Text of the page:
The market value of US equities fell by $1.5 trillion yesterday, and the decline continued on Thursday. European stocks slumped and US index futures signalled new losses amid growing concern that high inflation is cutting into corporate performance.
S&P 500 index futures fell 0.9% again today after the equity benchmark posted one of its biggest one-day falls since June 2020 on Wednesday. Nasdaq 100 contracts dropped more than 1% today amid a global sell-off in technology stocks.
While US consumer titans signaled the growing impact of higher inflation on margins and consumer spending, this year's turmoil could help investors snag decent earnings. Meanwhile, Federal Reserve officials reaffirmed that tighter monetary policy is ahead, and investors are concerned about the risks of a stagflation.
"We are pricing in fear of growth," Lori Calvasina, head of US equity strategy at RBC Capital Markets, said. "There's a lot of uncertainty in this market right now about whether a recession is going to happen or whether it's going to be another near-death experience."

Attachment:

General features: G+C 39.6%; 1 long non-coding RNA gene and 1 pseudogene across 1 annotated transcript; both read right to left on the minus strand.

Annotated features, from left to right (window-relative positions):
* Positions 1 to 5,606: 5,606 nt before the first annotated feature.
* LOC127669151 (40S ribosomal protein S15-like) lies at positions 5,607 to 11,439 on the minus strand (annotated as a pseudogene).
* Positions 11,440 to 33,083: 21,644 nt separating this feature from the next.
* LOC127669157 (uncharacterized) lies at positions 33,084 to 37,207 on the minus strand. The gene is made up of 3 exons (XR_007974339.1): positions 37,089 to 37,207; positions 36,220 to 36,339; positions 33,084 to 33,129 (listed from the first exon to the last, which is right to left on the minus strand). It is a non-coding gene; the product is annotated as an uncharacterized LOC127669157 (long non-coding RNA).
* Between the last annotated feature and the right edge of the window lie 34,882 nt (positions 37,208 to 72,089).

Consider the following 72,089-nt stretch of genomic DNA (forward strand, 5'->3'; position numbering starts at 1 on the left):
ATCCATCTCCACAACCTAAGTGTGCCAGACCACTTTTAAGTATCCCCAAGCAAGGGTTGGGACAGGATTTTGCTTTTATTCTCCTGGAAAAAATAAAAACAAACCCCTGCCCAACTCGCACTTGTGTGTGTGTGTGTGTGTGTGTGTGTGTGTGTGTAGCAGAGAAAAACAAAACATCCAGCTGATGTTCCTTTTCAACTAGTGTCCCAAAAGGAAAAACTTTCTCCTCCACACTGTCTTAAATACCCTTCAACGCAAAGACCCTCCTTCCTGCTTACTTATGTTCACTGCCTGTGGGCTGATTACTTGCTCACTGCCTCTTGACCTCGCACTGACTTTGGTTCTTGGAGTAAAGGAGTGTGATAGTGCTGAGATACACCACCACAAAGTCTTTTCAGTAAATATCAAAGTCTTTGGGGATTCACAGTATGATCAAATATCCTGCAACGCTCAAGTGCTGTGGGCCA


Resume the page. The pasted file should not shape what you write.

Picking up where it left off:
Shares of retailers and consumer-discretionary companies posted some of the biggest losses in Asia and Europe after US investors questioned the high valuations of companies like Target in the backdrop of rising interest rates
The Stoxx50 is losing more than 1.8% today, with all industries in the red zone, with personal care and carmakers leading the declines. Treasury bonds are up.
As for the commodity market, WTI crude continues to fall, sitting at $7 above the psychological $100 mark, while most industrial metals are correcting as global growth fears have weakened demand prospects.